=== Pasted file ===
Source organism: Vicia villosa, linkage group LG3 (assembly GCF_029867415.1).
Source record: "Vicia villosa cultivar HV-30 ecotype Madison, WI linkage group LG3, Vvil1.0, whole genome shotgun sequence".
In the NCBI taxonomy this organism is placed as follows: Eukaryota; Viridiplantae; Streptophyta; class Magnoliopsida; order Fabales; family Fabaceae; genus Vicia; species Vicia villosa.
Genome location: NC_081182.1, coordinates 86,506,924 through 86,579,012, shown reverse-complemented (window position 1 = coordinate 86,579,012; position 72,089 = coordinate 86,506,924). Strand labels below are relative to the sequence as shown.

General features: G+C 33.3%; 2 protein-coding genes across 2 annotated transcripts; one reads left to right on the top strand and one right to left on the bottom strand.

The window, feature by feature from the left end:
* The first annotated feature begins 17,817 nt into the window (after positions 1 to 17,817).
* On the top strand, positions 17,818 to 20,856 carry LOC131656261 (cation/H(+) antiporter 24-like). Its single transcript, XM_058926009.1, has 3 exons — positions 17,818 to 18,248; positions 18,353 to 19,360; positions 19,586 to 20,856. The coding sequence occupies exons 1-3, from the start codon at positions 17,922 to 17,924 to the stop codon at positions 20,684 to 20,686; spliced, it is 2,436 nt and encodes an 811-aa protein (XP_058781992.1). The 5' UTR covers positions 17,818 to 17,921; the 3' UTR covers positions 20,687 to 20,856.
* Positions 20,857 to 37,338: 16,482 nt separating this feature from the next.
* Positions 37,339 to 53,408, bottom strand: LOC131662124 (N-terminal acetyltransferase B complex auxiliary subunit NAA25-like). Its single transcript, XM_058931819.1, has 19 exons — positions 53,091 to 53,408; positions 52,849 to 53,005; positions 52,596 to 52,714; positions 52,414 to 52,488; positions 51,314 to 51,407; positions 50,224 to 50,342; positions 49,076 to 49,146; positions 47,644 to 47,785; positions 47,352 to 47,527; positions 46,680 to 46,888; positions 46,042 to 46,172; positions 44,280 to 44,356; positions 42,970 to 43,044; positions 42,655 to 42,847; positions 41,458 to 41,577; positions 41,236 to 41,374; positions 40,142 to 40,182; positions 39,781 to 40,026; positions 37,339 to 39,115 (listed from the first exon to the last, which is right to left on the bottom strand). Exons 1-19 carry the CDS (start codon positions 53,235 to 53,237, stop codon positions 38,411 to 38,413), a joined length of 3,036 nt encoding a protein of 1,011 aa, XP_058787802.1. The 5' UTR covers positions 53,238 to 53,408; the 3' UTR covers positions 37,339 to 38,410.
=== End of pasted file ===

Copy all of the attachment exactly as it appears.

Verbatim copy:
Source organism: Vicia villosa, linkage group LG3 (assembly GCF_029867415.1).
Source record: "Vicia villosa cultivar HV-30 ecotype Madison, WI linkage group LG3, Vvil1.0, whole genome shotgun sequence".
In the NCBI taxonomy this organism is placed as follows: Eukaryota; Viridiplantae; Streptophyta; class Magnoliopsida; order Fabales; family Fabaceae; genus Vicia; species Vicia villosa.
Genome location: NC_081182.1, coordinates 86,506,924 through 86,579,012, shown reverse-complemented (window position 1 = coordinate 86,579,012; position 72,089 = coordinate 86,506,924). Strand labels below are relative to the sequence as shown.

General features: G+C 33.3%; 2 protein-coding genes across 2 annotated transcripts; one reads left to right on the top strand and one right to left on the bottom strand.

The window, feature by feature from the left end:
* The first annotated feature begins 17,817 nt into the window (after positions 1 to 17,817).
* On the top strand, positions 17,818 to 20,856 carry LOC131656261 (cation/H(+) antiporter 24-like). Its single transcript, XM_058926009.1, has 3 exons — positions 17,818 to 18,248; positions 18,353 to 19,360; positions 19,586 to 20,856. The coding sequence occupies exons 1-3, from the start codon at positions 17,922 to 17,924 to the stop codon at positions 20,684 to 20,686; spliced, it is 2,436 nt and encodes an 811-aa protein (XP_058781992.1). The 5' UTR covers positions 17,818 to 17,921; the 3' UTR covers positions 20,687 to 20,856.
* Positions 20,857 to 37,338: 16,482 nt separating this feature from the next.
* Positions 37,339 to 53,408, bottom strand: LOC131662124 (N-terminal acetyltransferase B complex auxiliary subunit NAA25-like). Its single transcript, XM_058931819.1, has 19 exons — positions 53,091 to 53,408; positions 52,849 to 53,005; positions 52,596 to 52,714; positions 52,414 to 52,488; positions 51,314 to 51,407; positions 50,224 to 50,342; positions 49,076 to 49,146; positions 47,644 to 47,785; positions 47,352 to 47,527; positions 46,680 to 46,888; positions 46,042 to 46,172; positions 44,280 to 44,356; positions 42,970 to 43,044; positions 42,655 to 42,847; positions 41,458 to 41,577; positions 41,236 to 41,374; positions 40,142 to 40,182; positions 39,781 to 40,026; positions 37,339 to 39,115 (listed from the first exon to the last, which is right to left on the bottom strand). Exons 1-19 carry the CDS (start codon positions 53,235 to 53,237, stop codon positions 38,411 to 38,413), a joined length of 3,036 nt encoding a protein of 1,011 aa, XP_058787802.1. The 5' UTR covers positions 53,238 to 53,408; the 3' UTR covers positions 37,339 to 38,410.